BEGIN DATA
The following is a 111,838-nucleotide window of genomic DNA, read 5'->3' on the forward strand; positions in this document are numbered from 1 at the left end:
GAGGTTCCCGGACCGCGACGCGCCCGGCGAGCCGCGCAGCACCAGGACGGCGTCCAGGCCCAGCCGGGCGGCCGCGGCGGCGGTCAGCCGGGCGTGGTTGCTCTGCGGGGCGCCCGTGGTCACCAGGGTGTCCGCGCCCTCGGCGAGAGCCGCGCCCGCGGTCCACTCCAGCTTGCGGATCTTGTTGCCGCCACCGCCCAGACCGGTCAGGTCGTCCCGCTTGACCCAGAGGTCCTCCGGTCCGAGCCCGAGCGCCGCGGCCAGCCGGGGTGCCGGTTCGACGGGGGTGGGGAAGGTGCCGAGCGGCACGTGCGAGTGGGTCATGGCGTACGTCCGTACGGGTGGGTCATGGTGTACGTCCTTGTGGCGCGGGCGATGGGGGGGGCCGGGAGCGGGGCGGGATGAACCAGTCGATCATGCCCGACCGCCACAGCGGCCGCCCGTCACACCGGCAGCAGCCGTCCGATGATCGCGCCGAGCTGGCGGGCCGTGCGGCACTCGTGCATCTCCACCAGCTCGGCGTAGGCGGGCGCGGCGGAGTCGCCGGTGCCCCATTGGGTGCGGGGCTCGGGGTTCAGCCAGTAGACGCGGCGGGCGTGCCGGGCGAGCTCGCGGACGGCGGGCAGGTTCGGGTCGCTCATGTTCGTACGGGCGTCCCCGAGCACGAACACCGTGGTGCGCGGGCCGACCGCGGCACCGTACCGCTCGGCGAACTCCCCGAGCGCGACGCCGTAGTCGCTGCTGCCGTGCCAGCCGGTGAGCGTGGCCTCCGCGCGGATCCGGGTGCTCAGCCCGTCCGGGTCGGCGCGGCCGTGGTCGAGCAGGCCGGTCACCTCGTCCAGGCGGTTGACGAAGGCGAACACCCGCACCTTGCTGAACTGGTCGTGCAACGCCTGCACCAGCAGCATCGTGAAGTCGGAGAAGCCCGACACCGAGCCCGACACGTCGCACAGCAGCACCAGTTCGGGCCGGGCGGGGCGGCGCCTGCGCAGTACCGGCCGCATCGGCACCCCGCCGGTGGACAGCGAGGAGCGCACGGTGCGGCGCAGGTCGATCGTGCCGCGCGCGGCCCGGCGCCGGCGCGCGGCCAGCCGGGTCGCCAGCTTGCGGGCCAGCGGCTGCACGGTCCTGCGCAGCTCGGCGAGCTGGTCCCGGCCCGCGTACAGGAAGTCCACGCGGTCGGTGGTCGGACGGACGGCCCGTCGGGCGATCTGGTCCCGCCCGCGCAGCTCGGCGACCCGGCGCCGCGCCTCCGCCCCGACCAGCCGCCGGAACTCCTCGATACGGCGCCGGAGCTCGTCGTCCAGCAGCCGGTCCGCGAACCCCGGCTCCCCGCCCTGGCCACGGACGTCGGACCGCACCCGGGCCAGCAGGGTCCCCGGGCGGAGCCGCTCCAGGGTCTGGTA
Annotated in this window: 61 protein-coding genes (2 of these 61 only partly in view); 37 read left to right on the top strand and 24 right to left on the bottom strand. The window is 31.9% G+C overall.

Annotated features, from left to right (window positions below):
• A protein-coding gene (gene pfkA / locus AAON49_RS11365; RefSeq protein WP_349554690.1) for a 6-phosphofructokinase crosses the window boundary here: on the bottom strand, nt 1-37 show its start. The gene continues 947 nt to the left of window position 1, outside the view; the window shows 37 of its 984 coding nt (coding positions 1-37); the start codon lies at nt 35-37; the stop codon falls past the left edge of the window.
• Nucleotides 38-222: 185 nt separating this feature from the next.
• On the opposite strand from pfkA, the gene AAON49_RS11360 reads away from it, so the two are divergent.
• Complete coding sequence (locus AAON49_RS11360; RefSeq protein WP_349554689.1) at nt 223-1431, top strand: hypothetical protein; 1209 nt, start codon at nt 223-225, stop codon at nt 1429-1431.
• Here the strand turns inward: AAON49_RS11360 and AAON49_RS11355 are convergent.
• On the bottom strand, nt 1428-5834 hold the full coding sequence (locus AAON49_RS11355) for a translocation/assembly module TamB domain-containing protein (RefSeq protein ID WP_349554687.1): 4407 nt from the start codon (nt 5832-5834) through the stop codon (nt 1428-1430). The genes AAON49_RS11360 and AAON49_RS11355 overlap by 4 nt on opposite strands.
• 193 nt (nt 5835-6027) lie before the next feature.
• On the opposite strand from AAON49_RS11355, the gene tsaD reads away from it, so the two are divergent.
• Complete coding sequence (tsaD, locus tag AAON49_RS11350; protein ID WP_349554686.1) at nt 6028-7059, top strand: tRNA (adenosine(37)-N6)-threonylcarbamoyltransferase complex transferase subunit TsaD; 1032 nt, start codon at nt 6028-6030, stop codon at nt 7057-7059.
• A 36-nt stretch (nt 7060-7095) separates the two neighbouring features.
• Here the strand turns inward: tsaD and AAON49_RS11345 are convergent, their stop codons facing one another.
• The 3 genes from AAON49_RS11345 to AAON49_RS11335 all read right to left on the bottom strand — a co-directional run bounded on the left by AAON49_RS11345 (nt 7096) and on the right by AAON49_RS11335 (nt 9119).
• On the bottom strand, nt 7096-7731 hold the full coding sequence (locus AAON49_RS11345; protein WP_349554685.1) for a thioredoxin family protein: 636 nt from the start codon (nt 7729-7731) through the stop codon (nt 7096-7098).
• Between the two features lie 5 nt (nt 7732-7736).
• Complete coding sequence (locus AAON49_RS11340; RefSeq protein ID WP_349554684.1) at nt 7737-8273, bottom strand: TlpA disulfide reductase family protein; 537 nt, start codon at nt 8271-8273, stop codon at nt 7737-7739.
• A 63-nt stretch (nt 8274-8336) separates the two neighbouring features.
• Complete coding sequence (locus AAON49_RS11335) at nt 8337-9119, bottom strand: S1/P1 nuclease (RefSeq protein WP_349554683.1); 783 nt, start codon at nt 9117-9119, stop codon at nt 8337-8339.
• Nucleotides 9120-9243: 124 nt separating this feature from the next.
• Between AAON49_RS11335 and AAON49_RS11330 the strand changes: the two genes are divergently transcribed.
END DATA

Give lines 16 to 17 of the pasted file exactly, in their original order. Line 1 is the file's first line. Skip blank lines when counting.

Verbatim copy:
• The 3 genes from AAON49_RS11345 to AAON49_RS11335 all read right to left on the bottom strand — a co-directional run bounded on the left by AAON49_RS11345 (nt 7096) and on the right by AAON49_RS11335 (nt 9119).
• On the bottom strand, nt 7096-7731 hold the full coding sequence (locus AAON49_RS11345; protein WP_349554685.1) for a thioredoxin family protein: 636 nt from the start codon (nt 7729-7731) through the stop codon (nt 7096-7098).